for National Geographic News
On a cloudy day earlier this week, Cleveland Bennett headed down to The Mall in Washington, D.C. The 82-year-old retiree slowly made his way up the steps of the Lincoln Memorial, then stopped at an inscription on the granite landing at the foot of the marble monument. It read: "I have a dream."
This is where the Reverend Martin Luther King, Jr. delivered his famous speech, calling for racial equality, on August 28, 1963, exactly 40 years ago. Bennett was one of 250,000 people who had gathered for "The March on Washington," a multiracial demonstration for jobs, justice and civil rights.
"It was a strange day," Bennett recalled. "We were all very touched and entranced by the speech and the preaching. But we didn't realize what Dr. King had said until it was over and there was time for it to sink in."
Today, King's 16-minute address is widely considered the greatest American speech of the 20th century. It helped shape the civil and human rights movement, not only in the United States but also around the world.
"The speech was amazingly eloquent, but most of all it was visionary," said Douglas Haynes, a professor of history at University of California in Irvine. "It built a framework for racial reconciliation, and gave America an opportunity to repair its past and rebuild its future."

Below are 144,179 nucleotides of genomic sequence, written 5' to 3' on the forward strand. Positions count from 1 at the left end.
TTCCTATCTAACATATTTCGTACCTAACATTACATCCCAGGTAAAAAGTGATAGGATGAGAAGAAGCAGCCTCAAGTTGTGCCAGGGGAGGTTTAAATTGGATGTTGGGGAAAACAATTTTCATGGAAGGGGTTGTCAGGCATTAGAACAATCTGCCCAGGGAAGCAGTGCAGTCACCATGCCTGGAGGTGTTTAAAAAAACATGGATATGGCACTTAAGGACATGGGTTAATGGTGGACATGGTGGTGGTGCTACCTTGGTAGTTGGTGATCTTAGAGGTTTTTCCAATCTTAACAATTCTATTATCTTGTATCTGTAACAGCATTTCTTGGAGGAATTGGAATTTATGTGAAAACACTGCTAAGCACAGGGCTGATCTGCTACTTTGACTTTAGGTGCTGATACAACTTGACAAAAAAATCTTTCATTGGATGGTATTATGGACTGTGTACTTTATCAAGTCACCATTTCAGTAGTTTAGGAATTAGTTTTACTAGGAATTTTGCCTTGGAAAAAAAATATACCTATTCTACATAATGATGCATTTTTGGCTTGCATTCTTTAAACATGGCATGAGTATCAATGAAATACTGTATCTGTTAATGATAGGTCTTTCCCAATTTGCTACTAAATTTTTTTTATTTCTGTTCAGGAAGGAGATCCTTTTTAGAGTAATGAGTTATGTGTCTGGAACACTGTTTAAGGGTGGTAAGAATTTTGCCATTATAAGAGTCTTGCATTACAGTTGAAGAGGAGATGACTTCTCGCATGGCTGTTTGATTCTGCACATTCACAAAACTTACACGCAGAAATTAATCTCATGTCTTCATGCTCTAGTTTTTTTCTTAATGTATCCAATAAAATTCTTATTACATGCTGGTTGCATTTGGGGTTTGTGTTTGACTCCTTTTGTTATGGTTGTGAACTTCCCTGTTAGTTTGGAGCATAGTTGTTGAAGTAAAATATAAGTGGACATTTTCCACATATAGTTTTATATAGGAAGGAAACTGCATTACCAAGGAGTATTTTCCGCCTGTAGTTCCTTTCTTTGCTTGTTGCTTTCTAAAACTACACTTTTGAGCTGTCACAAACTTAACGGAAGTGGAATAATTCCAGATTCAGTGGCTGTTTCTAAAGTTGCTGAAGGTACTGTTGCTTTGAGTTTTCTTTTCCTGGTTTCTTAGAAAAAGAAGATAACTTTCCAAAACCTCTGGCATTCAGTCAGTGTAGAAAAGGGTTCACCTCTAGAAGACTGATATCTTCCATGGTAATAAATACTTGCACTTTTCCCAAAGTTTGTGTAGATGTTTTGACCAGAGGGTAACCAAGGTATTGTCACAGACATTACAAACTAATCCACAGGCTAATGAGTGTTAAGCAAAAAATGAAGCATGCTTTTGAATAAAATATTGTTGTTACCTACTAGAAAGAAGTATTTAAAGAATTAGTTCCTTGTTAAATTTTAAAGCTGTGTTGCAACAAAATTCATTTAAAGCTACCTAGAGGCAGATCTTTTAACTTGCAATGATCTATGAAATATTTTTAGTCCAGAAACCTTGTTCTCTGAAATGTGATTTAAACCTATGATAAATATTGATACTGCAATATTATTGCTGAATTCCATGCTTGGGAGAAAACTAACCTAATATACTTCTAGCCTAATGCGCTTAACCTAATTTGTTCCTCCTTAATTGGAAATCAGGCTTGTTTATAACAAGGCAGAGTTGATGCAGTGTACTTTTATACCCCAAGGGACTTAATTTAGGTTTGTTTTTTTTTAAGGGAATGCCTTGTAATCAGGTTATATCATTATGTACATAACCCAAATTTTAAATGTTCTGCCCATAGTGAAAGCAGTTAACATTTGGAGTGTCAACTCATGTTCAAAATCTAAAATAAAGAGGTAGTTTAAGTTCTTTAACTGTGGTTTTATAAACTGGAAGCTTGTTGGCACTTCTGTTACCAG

The 1963 "March on Washington for Jobs and Freedom" was the brainchild of A. Philip Randolph, president of the International Brotherhood of Sleeping Car Porters, the first black labor union in the United States.
After President John F. Kennedy submitted a civil rights bill to the U.S. Congress in June 1963, Randolph believed that a demonstration would help build support for the bill. Kennedy, who had devoted little time to civil rights in office despite a campaign promise to end segregation "with the stroke of a pen," at first opposed the march, fearing violence, but later changed his mind.
The turnout was greater than anyone had expected. "Freedom trains" and "freedom buses" shuttled an estimated 250,000 people to Washington. U.S. Senators and Representatives came. So did celebrities like Jackie Robinson, Paul Newman, Marlon Brando, Sidney Poitier, Harry Belafonte, Charlton Heston, and Bob Dylan. Singer Josephine Baker flew in from Paris.
King's address, the last one that day, was not billed as the keynote speech. But once the Baptist minister took to the microphone, the crowd was electrified. His speech was a dazzling demonstration of the power of words, made even more remarkable by the fact that much of it was extemporaneous, including its most famous portions.
"I have a dream," King told the crowd, "that one day this nation will rise up and live out the true meaning of its creed: 'We hold these truths to be self-evident, that all men are created equal.'"
He concluded with the immortal words: